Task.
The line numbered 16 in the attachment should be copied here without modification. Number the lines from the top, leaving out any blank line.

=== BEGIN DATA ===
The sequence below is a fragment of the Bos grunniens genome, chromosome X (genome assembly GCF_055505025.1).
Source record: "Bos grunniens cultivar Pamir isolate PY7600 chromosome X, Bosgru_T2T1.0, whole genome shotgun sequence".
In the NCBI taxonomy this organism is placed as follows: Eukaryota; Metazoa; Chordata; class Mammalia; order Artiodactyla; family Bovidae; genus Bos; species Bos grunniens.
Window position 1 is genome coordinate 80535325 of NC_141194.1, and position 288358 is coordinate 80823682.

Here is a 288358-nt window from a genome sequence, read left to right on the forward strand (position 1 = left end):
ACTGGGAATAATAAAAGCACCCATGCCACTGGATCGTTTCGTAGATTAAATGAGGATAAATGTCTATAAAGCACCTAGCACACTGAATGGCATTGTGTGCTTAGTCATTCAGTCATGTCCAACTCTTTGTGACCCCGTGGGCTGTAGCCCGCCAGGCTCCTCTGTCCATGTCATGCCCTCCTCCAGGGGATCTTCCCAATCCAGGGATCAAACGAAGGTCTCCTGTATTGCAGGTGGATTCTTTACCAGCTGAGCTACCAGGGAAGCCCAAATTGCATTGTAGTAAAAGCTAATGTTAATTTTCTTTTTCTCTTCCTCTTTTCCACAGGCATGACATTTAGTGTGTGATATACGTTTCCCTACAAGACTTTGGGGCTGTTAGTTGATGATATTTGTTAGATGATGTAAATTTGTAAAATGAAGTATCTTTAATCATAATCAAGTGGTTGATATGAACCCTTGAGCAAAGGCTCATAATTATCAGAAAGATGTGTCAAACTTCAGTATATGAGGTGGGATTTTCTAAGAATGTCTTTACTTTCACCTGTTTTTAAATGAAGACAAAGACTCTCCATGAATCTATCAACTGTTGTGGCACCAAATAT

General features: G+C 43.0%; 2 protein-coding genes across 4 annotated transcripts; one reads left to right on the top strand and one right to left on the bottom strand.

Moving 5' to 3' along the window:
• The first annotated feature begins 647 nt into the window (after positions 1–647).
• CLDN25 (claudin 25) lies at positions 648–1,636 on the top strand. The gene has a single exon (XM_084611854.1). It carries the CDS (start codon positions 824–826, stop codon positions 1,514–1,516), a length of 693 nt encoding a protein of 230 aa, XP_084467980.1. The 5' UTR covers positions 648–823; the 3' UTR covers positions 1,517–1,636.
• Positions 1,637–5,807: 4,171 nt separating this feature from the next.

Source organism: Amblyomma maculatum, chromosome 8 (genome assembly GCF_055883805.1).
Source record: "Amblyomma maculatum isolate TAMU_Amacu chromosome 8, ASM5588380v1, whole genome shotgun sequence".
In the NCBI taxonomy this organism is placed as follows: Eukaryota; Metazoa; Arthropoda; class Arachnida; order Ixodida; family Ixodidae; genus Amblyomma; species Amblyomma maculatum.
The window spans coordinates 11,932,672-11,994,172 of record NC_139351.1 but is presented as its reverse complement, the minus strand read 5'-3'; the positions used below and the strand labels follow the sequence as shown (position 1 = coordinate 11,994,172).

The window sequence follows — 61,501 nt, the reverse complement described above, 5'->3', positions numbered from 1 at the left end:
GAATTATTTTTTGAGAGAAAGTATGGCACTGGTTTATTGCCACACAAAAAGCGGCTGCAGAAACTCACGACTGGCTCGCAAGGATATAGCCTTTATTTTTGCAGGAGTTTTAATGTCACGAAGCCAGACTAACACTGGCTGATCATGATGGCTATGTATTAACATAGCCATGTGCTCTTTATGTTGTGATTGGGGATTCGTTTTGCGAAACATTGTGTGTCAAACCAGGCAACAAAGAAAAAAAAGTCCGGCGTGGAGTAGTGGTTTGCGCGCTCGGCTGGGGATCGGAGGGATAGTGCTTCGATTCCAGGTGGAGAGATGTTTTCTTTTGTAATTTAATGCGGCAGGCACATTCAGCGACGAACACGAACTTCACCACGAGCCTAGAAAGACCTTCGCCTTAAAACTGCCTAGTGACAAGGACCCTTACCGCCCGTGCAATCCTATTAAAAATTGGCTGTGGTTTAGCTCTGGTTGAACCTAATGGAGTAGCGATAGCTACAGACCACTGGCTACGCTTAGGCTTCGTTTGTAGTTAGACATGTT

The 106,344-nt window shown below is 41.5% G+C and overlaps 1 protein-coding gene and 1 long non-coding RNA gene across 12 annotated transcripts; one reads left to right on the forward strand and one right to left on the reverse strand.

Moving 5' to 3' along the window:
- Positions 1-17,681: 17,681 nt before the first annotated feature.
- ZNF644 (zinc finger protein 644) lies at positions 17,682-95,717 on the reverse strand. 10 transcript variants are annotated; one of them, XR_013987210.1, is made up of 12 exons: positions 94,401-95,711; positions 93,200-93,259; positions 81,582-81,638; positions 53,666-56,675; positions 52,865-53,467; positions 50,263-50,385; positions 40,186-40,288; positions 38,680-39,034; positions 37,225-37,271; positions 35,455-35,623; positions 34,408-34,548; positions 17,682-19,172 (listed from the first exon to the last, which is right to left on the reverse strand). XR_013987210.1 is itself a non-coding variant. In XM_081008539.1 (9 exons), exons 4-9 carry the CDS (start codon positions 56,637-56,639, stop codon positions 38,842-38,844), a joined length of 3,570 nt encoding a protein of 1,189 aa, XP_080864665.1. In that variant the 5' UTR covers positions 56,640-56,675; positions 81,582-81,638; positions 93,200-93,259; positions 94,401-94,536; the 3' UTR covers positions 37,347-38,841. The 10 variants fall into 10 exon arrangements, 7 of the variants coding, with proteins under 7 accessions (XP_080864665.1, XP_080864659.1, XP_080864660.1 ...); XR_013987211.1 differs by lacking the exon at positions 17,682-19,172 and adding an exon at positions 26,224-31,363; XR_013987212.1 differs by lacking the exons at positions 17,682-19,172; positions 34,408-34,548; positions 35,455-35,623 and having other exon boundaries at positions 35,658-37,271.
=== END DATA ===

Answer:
The window sequence follows — 61,501 nt, the reverse complement described above, 5'->3', positions numbered from 1 at the left end: